One of the things that seems to stand out for some of us this year is the abundance of yellow and orange ohia lehua blossoms offered in lei, hair adornments and other floral pieces. We’re used to seeing the more common red, but not these. More cultivation is going on, so they’re not as scarce.
Friend Penny Davis reports the reason for the perfect weather for the festival weekend, she believes, is that more of the lehua and other flowers are being picked from backyards and cultivated gardens, rather than Pele’s land. The legend is if you pick the blossoms from the ohia at Volcano, it will rain.
Craft fairs seemed busy this morning, but as vendors asked over and over: "Were you at the parade?"
It became apparent that the onslaught was yet to come. At noon the parade was winding, after two hours, through downtown and there remained a great festival atmosphere.
At the Civic, vendors still had time for in-depth chats with potential customers. The lomi stick folks were demonstrating best use to relieve back knots and how to roll your neck in the crotch of the stick.
A tattooed fellow, sunglasses pushed up on his forehead and ti leaf lei on adorning bare chest, played a nose flute, the only one we saw during the week.
A pair of gentlemen with a booth of native plants were talking about elevation differences and the importance of promoting all-native landscaping. They had a particularly healthy yellow ohia for sale along with taro and maile, the Hawaii Island kind that has such a full yet gentle scent.
Niihau shells, simply or intricately strung, were getting respectful attention. Most people knew purchase of the shell neck lei was beyond budget ($50,000 regular, on special today for $35,000 for this 12-strand; $12,000 for the tiny shells, five-color.) While it was still pre-parade crowd, the shell vendors were happy to give history and explain style differences.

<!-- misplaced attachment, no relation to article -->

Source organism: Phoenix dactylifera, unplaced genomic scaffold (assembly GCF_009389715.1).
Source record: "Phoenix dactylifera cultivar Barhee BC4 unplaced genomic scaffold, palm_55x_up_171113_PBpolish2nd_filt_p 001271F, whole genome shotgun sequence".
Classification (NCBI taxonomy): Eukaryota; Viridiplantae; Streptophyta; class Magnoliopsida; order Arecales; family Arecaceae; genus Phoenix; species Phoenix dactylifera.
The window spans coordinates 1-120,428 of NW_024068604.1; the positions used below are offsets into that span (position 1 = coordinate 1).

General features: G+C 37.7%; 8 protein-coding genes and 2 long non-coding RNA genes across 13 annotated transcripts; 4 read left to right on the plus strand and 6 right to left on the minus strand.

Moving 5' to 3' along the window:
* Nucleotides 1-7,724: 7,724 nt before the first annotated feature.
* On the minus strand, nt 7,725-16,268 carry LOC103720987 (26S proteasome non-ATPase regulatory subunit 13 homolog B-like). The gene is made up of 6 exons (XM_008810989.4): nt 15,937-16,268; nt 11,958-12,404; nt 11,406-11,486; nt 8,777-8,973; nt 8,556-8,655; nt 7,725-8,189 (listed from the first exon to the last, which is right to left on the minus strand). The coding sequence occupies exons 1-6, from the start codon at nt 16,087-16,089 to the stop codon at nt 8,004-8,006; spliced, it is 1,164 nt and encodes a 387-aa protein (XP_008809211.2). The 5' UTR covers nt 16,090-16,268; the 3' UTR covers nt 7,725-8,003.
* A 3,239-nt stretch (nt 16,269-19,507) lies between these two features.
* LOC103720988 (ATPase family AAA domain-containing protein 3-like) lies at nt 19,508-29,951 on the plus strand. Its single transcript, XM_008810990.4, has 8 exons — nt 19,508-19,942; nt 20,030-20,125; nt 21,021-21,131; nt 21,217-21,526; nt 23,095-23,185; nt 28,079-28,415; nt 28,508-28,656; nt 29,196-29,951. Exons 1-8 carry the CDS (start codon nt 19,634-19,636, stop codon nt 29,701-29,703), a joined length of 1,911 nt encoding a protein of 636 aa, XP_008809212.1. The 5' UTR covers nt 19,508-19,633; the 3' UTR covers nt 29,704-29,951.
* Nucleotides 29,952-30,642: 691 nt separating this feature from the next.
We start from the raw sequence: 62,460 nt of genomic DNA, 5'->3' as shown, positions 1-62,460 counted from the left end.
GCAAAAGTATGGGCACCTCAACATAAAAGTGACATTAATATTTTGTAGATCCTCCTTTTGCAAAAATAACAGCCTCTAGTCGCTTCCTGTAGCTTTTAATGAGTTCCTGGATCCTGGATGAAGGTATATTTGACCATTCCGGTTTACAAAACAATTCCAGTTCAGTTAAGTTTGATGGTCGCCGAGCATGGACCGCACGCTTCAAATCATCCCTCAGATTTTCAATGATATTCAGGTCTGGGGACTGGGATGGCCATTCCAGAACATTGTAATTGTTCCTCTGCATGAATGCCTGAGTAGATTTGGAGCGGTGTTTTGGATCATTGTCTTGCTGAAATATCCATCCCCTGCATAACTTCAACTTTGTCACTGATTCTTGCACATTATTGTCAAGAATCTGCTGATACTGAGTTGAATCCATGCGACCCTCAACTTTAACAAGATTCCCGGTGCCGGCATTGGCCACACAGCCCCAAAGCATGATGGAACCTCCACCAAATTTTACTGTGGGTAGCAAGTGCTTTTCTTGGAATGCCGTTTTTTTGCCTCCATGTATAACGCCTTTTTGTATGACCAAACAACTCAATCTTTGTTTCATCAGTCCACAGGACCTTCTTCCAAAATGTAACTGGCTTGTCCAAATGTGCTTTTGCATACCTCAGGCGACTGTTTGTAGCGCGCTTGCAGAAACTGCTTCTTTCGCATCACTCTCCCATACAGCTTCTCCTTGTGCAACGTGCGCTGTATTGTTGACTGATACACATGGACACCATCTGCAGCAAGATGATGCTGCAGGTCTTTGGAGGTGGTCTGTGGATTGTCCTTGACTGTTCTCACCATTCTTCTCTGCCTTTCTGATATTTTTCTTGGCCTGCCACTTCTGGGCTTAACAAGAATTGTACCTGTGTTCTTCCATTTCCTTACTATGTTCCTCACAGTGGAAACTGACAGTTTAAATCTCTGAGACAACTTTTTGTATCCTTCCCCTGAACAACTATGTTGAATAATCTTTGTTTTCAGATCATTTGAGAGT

Cyril Pahinui was entertaining during the late morning at the Civic — always pleasant to hear his sweet voice.
At Sangha Hall craft fair, Zonta Club of Hilo president Kathleen Nielsen was enjoying Hilo-made lavosh. Outside, the line was consistently long at the poi balls truck. Food booths out there were definitely Hilo-style multicultural. Besides local fare, there were Peruvian tamales, spaghetti, French crepes, Thai pumpkin curry and papaya salad, probably others, too.
Downtown, following the parade, the usual Saturday morning Hilo market was horned well into afternoon. Japanese visitors walked through town, a happy sight as we know how troubled things are in that tsunami-recovery site. There were a number of Japanese visitors at the Hilo Hawaiian Hotel craft fair and at Naniloa. These ladies tended to wear flower bedecked hats or neck lei.